- Snow—In Nevada and Idaho we have measured the patterns of snow accumulation and snow melt
Beyond passive observation, DTS is finding a role in controlled environmental experiments. To understand the proper habitat for trout and salmon, for example, it is critical to explore the processes that control a stream's peak daily temperature. The endangered Chinook salmon, and many other fish, become stressed and die when rising temperatures simultaneously decrease oxygen content of the water, increase the fishes' base metabolism, and increase the reproduction of parasites, leading to catastrophic die-offs when threshold temperatures are crossed. The sun and warm summer air might warm the water, but what might keep it cool? As it turns out, the gravel that forms the channel bed can act as a thermal flywheel, soaking up the peak daily heat as the stream water filters through, and recooling as the nighttime water carries this heat away. The stream you see often represents a small fraction of the total water carried below the surface through the permeable streambed.
To quantify this thermal exchange, we can observe the fate of a cold pulse provided by a sack of ice placed in the river. In reaches where the streambed exchange is large, the cold pulse dissipates almost immediately, as it is soaked up by the temperature-stable gravel. In contrast, in sections where the streambed is lined with bedrock, where water cannot enter and reemerge, the cold signal travels for hundreds of meters. With the help of numerical models, we can translate the meter-by-meter temperature observations we obtain into an equally detailed map of the true depth of the hidden portion of the stream's flow that occurs through the porous gravel beds.
Running a current along the metal casing of the fiber-optic cable allows it to act as a resistive heater. By observing the rate and extent of the resulting temperature change we can actively interrogate the entire length of the cable using DTS. The technique is akin to that used in a hot-wire anemometer to measure wind speed, where the amount of energy removed by the flowing fluid from the device's heated element reflects the flow rate; when the heated fiber-optic cable is placed in the core of a dam, or in a groundwater well, flow is revealed by how much energy the flowing water removes.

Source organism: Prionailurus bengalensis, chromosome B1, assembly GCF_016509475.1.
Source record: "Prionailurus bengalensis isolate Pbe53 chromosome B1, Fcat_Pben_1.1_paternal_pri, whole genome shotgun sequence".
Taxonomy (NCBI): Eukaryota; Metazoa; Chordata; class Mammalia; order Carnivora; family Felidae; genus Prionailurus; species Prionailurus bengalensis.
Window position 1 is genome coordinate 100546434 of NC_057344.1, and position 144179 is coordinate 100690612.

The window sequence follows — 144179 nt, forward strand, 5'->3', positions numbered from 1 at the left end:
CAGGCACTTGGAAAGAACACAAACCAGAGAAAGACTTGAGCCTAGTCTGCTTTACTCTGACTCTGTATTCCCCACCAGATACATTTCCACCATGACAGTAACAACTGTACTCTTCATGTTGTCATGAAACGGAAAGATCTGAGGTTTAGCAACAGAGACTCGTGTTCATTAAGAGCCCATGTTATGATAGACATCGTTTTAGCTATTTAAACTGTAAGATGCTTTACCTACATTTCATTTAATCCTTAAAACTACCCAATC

In the atmosphere, blimps with fiber-optic tethers can report the fine structure of the atmosphere's temperature, revealing the dynamics of each stratum of the boundary layer. Moreover, using a heated fiber allows us to determine the local wind speeds. Installed below the ground, the fate of a pulse of heat reflects the water content surrounding the fiber, allowing for the simultaneous measurement of soil water content at thousands of locations. If our current plans are realized, NASA and the European Space Agency will use a 54,000 m installation of subsurface, actively heated fiber to calibrate its planned soil-moisture detecting satellite.
It is widely understood that, beyond understanding the natural environment, humanity must consider how to manage the planet. Here again, DTS may play a role. Peak water temperatures are key factors in determining when the nuclear power plants along the Rhine may be operated during the summer. The shutdown of these power plants in the summer of 2003 is thought to have indirectly led to hundreds of deaths because of the lack of air-conditioning. Until now these water temperatures were measured at only a few points but large rivers mix slowly, preventing timely readings. By lacing the bottom of the Rhine with fiber-optic cable, we could measure the river temperatures at many points and thus better determine when thresholds are approached. In the arid west, irrigators have completely shut down water withdrawals to maintain cool stream conditions for fish. If, instead, temperatures were continuously monitored, withdrawals could be managed both to grow food and to assure temperature control of the streams. These are areas of active development.
DTS has revolutionized the measurement of temperature for the oil and process industries and is now opening new opportunities to understand and manage the environment (Figure 2). While the applications of DTS are only now being explored, from the results we've seen, even in these formative years, it is clear that DTS will take its place as a workhorse in environmental science.
Figure 2. Laying a fiber-optic cable in the HJ Andrews experimental forest in Oregon in the spring of 2007
Most Read Articles